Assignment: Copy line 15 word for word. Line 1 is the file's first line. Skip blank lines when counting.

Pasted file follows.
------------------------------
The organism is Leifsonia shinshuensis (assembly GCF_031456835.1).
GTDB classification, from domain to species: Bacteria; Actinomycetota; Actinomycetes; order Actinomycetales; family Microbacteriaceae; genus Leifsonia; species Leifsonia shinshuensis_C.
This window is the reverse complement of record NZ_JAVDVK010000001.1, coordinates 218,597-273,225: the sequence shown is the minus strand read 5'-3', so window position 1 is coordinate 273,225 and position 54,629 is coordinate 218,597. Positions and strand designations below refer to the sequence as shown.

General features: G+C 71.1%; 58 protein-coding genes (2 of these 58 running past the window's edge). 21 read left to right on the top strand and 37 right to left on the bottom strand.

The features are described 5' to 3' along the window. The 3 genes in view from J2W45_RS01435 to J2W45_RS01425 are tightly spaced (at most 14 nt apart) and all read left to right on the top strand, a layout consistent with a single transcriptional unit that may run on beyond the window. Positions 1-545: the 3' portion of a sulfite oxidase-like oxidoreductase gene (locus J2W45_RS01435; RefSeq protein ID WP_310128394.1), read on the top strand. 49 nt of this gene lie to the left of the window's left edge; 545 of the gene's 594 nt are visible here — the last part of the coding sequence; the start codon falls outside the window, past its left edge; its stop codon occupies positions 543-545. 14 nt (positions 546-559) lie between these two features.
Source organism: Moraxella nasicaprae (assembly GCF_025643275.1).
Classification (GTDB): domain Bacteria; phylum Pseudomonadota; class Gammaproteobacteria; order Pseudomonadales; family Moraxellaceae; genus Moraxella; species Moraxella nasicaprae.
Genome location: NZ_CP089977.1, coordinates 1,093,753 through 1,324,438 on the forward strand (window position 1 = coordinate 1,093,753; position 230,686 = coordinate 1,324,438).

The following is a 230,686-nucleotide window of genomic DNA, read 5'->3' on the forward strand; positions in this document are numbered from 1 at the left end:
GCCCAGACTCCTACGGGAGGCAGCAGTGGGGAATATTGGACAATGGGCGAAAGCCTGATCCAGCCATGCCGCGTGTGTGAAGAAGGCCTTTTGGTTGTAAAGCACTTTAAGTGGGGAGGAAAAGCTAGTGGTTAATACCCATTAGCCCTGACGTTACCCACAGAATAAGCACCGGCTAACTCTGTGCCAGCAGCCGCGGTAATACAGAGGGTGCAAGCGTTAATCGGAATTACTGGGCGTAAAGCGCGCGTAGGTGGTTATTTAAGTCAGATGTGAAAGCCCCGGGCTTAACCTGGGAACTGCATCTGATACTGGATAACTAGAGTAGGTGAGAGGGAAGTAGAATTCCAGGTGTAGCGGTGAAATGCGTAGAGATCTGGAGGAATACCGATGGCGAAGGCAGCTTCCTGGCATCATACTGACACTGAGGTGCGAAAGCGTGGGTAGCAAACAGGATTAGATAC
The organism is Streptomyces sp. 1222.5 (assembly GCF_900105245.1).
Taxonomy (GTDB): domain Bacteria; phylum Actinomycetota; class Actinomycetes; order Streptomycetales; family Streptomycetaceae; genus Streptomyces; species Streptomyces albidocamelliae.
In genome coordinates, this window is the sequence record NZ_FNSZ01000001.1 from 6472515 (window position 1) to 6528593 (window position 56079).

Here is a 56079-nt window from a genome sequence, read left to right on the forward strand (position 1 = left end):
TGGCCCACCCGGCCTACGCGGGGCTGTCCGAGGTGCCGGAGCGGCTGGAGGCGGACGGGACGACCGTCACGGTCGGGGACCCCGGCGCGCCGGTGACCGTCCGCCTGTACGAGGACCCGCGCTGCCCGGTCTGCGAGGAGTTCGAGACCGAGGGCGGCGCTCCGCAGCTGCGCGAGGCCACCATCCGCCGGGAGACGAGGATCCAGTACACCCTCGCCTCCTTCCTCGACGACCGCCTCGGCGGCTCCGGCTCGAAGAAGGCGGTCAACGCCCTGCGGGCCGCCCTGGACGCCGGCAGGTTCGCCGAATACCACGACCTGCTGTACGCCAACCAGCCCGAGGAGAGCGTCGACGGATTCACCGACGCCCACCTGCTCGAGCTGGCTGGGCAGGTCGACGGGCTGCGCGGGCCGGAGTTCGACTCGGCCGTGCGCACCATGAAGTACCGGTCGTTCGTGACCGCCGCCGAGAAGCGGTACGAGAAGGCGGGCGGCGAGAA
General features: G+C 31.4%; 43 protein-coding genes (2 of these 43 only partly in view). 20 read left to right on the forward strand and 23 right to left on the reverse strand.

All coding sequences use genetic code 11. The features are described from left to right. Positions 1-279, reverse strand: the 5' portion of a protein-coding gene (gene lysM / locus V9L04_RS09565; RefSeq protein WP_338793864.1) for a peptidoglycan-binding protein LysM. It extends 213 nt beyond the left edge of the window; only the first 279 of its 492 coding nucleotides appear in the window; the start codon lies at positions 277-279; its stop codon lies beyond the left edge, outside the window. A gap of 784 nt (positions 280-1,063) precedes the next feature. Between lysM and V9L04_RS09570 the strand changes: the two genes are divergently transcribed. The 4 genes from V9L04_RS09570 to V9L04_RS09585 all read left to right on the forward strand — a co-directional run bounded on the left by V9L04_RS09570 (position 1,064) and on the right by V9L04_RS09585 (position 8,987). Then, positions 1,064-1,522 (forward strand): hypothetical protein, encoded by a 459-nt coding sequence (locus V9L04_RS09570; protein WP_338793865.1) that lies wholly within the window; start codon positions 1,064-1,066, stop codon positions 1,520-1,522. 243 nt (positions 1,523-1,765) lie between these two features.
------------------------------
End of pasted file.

TGGCCCACCCGGCCTACGCGGGGCTGTCCGAGGTGCCGGAGCGGCTGGAGGCGGACGGGACGACCGTCACGGTCGGGGACCCCGGCGCGCCGGTGACCGTCCGCCTGTACGAGGACCCGCGCTGCCCGGTCTGCGAGGAGTTCGAGACCGAGGGCGGCGCTCCGCAGCTGCGCGAGGCCACCATCCGCCGGGAGACGAGGATCCAGTACACCCTCGCCTCCTTCCTCGACGACCGCCTCGGCGGCTCCGGCTCGAAGAAGGCGGTCAACGCCCTGCGGGCCGCCCTGGACGCCGGCAGGTTCGCCGAATACCACGACCTGCTGTACGCCAACCAGCCCGAGGAGAGCGTCGACGGATTCACCGACGCCCACCTGCTCGAGCTGGCTGGGCAGGTCGACGGGCTGCGCGGGCCGGAGTTCGACTCGGCCGTGCGCACCATGAAGTACCGGTCGTTCGTGACCGCCGCCGAGAAGCGGTACGAGAAGGCGGGCGGCGAGAA